If you would like to practice more you can either search for more problems on TopCoder from their archive page. You can also take a look at the book “Cracking the Coding Interview”. Here are some questions we have selected for you from this book: 9.2, 9.6, 9.8, 9.10
Sorting is one of the fundamental topics. Nowadays, most programming languages have utilities, which allow us to sort items efficiently. So, in real life we rarely have to implement sorting. However, this topic is not just about pure sorting of items. Moreover, it is always helpful to have an idea about how these algorithms work and what to expect when we use them. This is why questions related to them can be expected at interviews.
A few problems selected from the TopCoder archive follow.
Engineers need to work with strings all the time. Imagine how much information in form of text is processed at companies like Google, Facebook, Microsoft. Such problems are popular at interviews and that’s why we have a separate section for them.
A few problems selected from the TopCoder archive follow.
Selected questions from “Cracking the Coding Interview” book: 11.2, 17.9, 18.8
It is surprising how often interview candidates are asked to implement this algorithm in its purest form and they fail to do it flawlessly. As it turns out there are certain details in it, which are easy to get wrong. Yes, it is true that this is also one of these things that most programming languages have readily available. But it is also true that there are various applications on this method and it is good to be able to apply it properly.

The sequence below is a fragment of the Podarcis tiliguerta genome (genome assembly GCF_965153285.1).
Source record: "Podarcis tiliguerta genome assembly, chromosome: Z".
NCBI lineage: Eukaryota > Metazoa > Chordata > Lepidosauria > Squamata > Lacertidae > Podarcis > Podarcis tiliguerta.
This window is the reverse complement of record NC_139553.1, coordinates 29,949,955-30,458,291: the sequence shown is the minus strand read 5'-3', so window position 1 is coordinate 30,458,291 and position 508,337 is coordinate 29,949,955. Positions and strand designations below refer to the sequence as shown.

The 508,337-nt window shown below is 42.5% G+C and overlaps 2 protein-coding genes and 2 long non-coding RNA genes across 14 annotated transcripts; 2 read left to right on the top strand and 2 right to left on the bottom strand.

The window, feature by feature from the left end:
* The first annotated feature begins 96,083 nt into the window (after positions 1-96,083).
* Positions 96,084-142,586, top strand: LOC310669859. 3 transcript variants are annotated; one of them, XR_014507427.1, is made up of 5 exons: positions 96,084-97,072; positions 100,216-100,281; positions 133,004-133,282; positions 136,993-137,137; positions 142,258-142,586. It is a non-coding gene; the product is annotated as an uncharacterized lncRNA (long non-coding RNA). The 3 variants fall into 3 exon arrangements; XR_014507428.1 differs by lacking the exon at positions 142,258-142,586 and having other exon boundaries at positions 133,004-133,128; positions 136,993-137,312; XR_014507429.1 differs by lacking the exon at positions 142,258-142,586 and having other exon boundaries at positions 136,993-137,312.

Problem 1
As an exercise try to implement binary search, preferably on a sheet of paper or a whiteboard, in several forms. Start with the easy version, where you are given a sorted array of numbers A = [a1, a2, …, an] and you have to find the position of a number in the array. Then imagine that the number to look for may be any arbitrary number and if it’s not in the array it have to return the position after which it would be inserted.
Finally, imagine an array of zeroes and ones, where the zeroes come first and then come the ones. You have to find the position where the zeroes end and the ones start. Do you manage to handle all the cases? Try with a few examples to see if your programs work. What is the time and space complexity of your solutions?
As usual a couple of optional questions from “Cracking the Coding Interview” book: 11.3, 11.6
Mathematics is a very wide topic. We have chosen a few area like prime numbers, factorization, numeric bases, GCD, a bit of geometry and others.
 TopCoder Tutorial 1  All of this except the section on complex numbers seems appropriate for interview preparation.
 TopCoder Tutorial 2  The topics up to and including the “Sieve of Eratosthenes” should be very useful
Here are three optional questions taken from “Cracking the Coding Interview” book: 7.7, 17.11, 18.2
Data structures are all around us. It is needless to say that a good engineer needs to be familiar at least with the basic ones. There is even this joke about Google interviews that everything there can be solved with a hash table. One of the reasons is that in their products they use such structures so much. You can definitely expect a question requiring some knowledge of data structures and the skills to implement them properly. In this section we will cover the most useful ones.